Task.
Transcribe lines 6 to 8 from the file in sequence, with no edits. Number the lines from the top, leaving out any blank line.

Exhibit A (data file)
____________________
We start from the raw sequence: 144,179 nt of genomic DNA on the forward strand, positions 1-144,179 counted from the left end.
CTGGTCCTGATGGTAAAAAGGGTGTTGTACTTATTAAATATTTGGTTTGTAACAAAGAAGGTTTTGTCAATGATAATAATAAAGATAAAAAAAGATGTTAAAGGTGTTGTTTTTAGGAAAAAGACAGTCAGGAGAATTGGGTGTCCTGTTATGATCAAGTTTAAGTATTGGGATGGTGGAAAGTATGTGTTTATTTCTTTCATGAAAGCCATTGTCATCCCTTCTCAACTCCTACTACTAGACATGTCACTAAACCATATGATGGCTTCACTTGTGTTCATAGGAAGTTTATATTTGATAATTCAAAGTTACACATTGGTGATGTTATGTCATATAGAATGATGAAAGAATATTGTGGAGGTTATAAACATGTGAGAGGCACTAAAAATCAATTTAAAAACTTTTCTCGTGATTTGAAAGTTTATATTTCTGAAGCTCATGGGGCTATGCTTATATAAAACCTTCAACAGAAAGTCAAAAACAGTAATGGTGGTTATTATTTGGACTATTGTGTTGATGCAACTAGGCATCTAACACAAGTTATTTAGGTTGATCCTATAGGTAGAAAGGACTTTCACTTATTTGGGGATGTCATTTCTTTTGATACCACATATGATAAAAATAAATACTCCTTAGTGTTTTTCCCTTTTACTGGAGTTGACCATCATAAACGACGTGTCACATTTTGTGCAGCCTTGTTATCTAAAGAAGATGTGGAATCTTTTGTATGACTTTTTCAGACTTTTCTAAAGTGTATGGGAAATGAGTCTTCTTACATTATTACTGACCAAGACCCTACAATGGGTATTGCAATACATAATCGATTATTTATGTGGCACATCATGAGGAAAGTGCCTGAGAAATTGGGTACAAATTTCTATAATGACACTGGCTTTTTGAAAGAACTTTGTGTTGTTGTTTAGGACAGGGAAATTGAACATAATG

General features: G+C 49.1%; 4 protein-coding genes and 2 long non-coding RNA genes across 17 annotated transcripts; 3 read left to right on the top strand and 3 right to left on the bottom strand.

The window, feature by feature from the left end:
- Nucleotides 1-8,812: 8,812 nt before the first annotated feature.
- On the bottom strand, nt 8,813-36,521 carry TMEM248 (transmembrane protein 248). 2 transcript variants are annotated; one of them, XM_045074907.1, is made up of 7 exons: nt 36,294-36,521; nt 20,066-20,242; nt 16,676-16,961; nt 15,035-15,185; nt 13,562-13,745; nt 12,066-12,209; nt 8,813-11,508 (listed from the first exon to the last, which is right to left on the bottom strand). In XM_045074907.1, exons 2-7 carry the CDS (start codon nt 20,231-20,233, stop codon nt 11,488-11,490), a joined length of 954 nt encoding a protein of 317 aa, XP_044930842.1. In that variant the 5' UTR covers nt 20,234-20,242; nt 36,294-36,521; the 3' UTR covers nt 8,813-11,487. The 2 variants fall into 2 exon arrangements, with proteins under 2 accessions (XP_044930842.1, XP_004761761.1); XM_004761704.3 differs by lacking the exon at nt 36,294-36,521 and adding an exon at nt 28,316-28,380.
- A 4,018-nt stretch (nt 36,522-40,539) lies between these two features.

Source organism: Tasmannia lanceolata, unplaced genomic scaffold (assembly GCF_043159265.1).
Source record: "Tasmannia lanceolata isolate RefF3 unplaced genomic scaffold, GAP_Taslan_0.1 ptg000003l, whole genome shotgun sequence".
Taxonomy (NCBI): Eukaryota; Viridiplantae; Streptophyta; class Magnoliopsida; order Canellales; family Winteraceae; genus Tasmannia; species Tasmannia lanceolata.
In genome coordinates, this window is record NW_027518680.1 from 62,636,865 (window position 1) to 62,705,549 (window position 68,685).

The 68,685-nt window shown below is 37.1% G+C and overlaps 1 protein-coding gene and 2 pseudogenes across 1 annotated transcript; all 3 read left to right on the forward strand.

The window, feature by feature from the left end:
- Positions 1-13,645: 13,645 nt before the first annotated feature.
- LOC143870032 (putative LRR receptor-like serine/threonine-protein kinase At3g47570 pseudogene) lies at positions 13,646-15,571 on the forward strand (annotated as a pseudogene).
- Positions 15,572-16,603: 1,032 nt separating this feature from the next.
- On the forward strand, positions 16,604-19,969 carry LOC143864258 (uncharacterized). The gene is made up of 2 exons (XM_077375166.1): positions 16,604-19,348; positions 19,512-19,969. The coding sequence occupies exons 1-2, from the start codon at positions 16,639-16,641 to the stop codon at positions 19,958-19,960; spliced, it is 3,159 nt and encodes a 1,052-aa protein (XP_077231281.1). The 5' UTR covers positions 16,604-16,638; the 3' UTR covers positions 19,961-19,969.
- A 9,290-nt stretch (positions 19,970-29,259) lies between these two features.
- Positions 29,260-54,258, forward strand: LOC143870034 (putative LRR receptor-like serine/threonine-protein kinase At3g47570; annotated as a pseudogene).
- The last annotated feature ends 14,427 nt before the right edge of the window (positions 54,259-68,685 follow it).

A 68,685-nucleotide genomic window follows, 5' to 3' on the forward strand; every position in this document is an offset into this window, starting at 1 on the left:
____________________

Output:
- On the bottom strand, nt 8,813-36,521 carry TMEM248 (transmembrane protein 248). 2 transcript variants are annotated; one of them, XM_045074907.1, is made up of 7 exons: nt 36,294-36,521; nt 20,066-20,242; nt 16,676-16,961; nt 15,035-15,185; nt 13,562-13,745; nt 12,066-12,209; nt 8,813-11,508 (listed from the first exon to the last, which is right to left on the bottom strand). In XM_045074907.1, exons 2-7 carry the CDS (start codon nt 20,231-20,233, stop codon nt 11,488-11,490), a joined length of 954 nt encoding a protein of 317 aa, XP_044930842.1. In that variant the 5' UTR covers nt 20,234-20,242; nt 36,294-36,521; the 3' UTR covers nt 8,813-11,487. The 2 variants fall into 2 exon arrangements, with proteins under 2 accessions (XP_044930842.1, XP_004761761.1); XM_004761704.3 differs by lacking the exon at nt 36,294-36,521 and adding an exon at nt 28,316-28,380.
- A 4,018-nt stretch (nt 36,522-40,539) lies between these two features.

Source organism: Tasmannia lanceolata, unplaced genomic scaffold (assembly GCF_043159265.1).